Microsoft's coding for noobs hits 1.0, decompiling to C# in Visual Studio, and Windows 10X makes its debut... on Mac
Also: No HoloLens 2 at Barcelona
Roundup While Windows wobbled under the weight of patches, the Microsoft gang updated development tools and buffed up a lure for startups among other shenanigans in this past week.
Small Basic Online turns 1.0
Microsoft's introduction to programming, Small Basic Online, has reached version 1.0 with a bucketload of updates to the editor.
In an effort to get users ready for the world of the Visual Studio IDE, the Small Basic team has made it a bit easier to check out available objects and methods through the Libraries Pane. The web interface also improves "auto filling" to pop in elements such as parenthesises and end quotes as well as an array of cleaner icon designs and hints when hovering over an object.
More usefully, debugging (stepping through code) has arrived, as well as better error handling and the ability to save and load files in
.txt format. Handy for sharing files, but perhaps a missed opportunity to have students collaborate using a simplified GitHub.
It's a fun release and, since BASIC was something that this hack cut his teeth on many decades ago, amusing to see just how much wrangling is needed to get that old TI-BASIC procedural code up and running in the online editor (spoiler: quite a lot).
Otherwise, three new languages are promised with version 1.3 of the desktop version followed by code parity across both Online and Desktop incarnations.
Decompiling with Visual Studio
Microsoft highlighted the ability of the Visual Studio preview to decompile managed code in order to take a peek at what might be going on in the depths of the source. Describing the function as a new "decompilation and symbol creation experience", the function is available in version 16.5 (and later) of Visual Studio 2019 and is based on the open-source ILSpy project.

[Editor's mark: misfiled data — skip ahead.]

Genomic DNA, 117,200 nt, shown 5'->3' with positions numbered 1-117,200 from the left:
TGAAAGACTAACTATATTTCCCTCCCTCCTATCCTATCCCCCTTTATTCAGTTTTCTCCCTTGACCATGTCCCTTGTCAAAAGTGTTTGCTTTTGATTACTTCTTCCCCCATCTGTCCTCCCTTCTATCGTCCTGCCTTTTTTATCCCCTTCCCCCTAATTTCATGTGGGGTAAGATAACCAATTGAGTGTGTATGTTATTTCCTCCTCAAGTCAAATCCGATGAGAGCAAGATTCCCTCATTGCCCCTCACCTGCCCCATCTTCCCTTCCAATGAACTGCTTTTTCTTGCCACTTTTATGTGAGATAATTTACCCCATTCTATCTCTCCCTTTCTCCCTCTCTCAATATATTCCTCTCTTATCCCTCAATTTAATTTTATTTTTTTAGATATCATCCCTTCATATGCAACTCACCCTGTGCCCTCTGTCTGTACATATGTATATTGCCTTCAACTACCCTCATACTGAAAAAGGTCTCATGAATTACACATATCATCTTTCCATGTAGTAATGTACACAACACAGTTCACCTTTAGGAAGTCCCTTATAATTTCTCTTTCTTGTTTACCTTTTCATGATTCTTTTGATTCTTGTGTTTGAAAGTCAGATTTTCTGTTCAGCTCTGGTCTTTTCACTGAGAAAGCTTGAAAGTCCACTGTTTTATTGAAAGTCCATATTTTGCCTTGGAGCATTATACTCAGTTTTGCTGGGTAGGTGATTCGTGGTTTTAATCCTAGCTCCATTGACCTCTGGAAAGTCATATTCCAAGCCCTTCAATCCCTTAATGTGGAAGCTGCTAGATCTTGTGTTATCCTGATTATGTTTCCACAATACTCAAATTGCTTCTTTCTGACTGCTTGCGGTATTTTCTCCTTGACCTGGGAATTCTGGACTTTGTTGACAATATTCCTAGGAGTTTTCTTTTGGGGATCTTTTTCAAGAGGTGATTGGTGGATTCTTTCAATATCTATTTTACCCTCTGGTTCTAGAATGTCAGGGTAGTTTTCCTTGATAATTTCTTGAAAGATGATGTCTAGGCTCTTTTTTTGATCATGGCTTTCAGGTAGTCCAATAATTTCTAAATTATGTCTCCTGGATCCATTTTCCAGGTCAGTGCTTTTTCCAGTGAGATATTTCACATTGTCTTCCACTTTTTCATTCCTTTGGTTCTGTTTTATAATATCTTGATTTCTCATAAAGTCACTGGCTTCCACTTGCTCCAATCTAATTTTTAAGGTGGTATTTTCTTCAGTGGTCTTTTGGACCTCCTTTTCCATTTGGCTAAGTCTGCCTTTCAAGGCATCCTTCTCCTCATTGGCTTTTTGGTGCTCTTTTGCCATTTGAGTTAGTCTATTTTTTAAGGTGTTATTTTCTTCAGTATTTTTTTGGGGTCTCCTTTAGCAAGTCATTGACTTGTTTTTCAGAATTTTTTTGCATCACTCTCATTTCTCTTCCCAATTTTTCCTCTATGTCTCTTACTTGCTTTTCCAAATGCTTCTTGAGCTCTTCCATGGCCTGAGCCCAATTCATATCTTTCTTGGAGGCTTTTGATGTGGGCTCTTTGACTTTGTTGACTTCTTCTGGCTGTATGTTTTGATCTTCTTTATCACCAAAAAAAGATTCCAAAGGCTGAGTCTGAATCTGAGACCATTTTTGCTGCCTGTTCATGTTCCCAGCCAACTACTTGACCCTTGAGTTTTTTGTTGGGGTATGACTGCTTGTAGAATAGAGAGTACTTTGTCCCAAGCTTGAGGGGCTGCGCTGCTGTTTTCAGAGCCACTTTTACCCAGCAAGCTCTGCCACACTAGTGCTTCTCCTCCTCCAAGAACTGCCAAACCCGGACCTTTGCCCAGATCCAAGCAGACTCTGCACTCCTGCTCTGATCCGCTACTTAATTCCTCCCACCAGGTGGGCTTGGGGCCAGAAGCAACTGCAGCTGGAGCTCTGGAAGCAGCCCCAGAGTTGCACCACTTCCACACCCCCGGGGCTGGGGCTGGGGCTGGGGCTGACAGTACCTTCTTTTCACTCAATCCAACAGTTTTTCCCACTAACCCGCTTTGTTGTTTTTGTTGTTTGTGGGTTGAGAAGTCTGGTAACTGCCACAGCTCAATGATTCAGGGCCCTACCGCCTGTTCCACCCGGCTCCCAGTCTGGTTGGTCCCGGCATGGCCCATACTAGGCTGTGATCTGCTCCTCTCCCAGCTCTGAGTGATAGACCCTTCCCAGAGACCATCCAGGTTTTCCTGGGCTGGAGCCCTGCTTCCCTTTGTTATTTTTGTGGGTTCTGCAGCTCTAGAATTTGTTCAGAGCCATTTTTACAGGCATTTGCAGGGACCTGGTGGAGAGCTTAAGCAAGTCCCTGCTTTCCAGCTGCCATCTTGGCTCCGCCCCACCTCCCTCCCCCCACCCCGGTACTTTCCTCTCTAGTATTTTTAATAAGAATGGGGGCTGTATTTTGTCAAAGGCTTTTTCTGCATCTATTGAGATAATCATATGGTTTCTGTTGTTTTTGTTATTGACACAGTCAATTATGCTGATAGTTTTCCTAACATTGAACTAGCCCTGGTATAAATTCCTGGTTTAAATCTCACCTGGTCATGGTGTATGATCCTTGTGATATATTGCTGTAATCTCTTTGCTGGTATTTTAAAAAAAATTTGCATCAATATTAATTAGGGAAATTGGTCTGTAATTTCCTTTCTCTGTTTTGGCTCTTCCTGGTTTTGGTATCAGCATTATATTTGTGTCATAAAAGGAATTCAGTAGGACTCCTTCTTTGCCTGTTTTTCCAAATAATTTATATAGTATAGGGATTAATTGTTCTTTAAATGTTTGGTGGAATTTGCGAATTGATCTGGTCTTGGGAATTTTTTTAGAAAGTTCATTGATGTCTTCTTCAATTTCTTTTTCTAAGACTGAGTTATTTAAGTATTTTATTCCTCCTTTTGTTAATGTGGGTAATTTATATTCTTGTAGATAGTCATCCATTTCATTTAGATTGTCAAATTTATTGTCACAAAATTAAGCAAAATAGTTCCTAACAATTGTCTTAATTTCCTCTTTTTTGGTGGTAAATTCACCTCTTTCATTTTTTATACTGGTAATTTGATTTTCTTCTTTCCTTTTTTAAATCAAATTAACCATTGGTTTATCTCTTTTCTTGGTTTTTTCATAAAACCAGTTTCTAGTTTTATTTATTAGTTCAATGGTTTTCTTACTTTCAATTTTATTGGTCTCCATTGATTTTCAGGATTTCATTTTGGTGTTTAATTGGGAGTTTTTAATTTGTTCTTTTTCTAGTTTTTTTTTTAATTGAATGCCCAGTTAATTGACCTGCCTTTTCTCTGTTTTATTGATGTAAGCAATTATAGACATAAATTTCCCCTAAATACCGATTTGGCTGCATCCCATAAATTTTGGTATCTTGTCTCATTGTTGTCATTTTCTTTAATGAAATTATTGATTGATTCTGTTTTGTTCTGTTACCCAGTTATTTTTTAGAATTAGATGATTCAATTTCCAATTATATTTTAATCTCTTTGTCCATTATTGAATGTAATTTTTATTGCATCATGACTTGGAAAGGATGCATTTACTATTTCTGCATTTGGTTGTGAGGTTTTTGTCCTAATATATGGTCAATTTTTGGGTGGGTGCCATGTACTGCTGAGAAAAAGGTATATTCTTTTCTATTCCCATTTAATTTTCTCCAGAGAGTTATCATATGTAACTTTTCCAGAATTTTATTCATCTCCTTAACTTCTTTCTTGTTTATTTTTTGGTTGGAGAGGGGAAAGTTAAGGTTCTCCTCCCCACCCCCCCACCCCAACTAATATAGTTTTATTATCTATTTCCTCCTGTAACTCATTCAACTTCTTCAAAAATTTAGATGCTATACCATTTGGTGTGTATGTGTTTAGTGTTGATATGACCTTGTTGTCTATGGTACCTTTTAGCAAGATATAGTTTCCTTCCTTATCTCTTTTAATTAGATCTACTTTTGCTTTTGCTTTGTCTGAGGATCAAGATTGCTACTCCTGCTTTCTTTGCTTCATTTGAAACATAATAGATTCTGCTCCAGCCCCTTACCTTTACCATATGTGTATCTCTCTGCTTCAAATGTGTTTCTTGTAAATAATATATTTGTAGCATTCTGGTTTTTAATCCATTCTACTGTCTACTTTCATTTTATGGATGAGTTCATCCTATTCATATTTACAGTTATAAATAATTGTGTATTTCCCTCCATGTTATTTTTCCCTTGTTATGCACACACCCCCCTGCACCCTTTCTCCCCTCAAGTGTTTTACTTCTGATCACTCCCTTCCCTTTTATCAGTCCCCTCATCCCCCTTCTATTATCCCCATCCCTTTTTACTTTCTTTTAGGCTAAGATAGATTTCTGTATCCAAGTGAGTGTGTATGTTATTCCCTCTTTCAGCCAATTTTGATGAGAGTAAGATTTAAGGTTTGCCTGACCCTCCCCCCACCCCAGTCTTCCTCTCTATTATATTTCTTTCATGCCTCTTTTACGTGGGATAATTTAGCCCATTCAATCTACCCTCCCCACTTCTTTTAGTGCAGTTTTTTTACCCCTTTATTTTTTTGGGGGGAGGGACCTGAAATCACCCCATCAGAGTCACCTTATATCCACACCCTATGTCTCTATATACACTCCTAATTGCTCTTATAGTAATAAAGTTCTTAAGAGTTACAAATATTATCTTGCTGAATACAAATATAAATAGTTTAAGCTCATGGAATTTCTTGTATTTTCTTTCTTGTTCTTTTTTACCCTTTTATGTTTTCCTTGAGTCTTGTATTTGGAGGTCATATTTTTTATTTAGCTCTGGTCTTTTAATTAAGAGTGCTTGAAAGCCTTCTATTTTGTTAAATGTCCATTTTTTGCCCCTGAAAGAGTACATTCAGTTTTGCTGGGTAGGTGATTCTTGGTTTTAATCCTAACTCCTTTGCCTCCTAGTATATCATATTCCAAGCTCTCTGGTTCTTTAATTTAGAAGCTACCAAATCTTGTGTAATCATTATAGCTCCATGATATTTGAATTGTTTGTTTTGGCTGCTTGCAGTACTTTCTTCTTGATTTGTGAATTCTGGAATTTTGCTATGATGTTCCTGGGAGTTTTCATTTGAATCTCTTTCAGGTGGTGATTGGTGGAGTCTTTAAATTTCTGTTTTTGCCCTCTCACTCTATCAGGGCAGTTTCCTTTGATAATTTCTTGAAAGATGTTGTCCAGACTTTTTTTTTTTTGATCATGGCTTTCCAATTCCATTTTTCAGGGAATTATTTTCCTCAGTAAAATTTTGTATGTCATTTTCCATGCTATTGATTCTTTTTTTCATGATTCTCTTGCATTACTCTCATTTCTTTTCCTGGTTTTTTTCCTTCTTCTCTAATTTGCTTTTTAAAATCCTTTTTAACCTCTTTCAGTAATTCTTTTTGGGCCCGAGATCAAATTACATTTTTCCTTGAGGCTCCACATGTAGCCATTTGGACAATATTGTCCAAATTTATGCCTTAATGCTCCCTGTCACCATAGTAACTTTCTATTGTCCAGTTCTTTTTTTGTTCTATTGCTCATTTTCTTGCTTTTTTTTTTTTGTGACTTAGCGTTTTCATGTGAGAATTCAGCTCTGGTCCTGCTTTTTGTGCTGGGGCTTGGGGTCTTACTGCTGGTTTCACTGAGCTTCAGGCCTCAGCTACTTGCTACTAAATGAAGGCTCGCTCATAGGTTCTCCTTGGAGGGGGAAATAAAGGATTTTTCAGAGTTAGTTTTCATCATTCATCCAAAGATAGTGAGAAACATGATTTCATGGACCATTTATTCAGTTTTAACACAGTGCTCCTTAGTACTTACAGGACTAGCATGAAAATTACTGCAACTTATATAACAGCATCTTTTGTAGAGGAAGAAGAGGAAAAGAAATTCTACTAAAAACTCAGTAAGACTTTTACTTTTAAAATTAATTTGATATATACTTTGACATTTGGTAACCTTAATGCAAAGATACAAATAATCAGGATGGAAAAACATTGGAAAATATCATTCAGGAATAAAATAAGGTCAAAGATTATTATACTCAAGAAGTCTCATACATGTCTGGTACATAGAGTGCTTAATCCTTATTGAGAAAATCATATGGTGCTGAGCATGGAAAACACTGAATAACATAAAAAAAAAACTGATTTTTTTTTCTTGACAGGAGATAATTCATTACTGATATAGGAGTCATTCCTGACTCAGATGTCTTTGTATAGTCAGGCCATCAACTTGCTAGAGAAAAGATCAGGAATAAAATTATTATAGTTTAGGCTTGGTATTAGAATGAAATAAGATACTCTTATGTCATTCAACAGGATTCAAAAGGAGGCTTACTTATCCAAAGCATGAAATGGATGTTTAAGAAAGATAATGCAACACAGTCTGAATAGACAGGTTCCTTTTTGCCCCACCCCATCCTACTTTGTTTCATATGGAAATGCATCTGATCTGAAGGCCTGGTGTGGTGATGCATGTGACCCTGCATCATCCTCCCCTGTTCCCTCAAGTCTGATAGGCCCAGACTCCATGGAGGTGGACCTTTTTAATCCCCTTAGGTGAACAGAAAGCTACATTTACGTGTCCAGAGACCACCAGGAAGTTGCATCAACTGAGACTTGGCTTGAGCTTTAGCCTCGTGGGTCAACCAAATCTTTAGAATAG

Developers will be all too familiar with the scenario where the source or symbols for a given .NET assembly is not present, making debugging infuriating. As if to emphasise the point that there is no such thing as a binary nowadays, the decompilation functionality will have a crack at generating source code from the intermediate language (IL) format used in .NET assemblies.
When it works, it is both impressive and a little disturbing (if you'd not fully grasped what IL is). Alas, the generated code doesn't really look too much like the original source, since the likes of whitespace and original variable names aren't needed at run-time and so aren't preserved. There will obviously also be no comments – so you won't be able to see the original programmer's apology for the carnage that is unfolding.
While symbol files (represented by program database files suffixed with
.pdb) have long been around, third parties don't always include them, making debugging tricky. The decompilation option will therefore be a handy weapon to have in the toolbox. Unless one can go full open source, of course.
Windows 10X makes the leap to laptops
From the department of "just because you could doesn't mean you should" comes news that Microsoft's latest attempt to drag its venerable operating system kicking and screaming into the modern age has made the leap from emulator to hardware.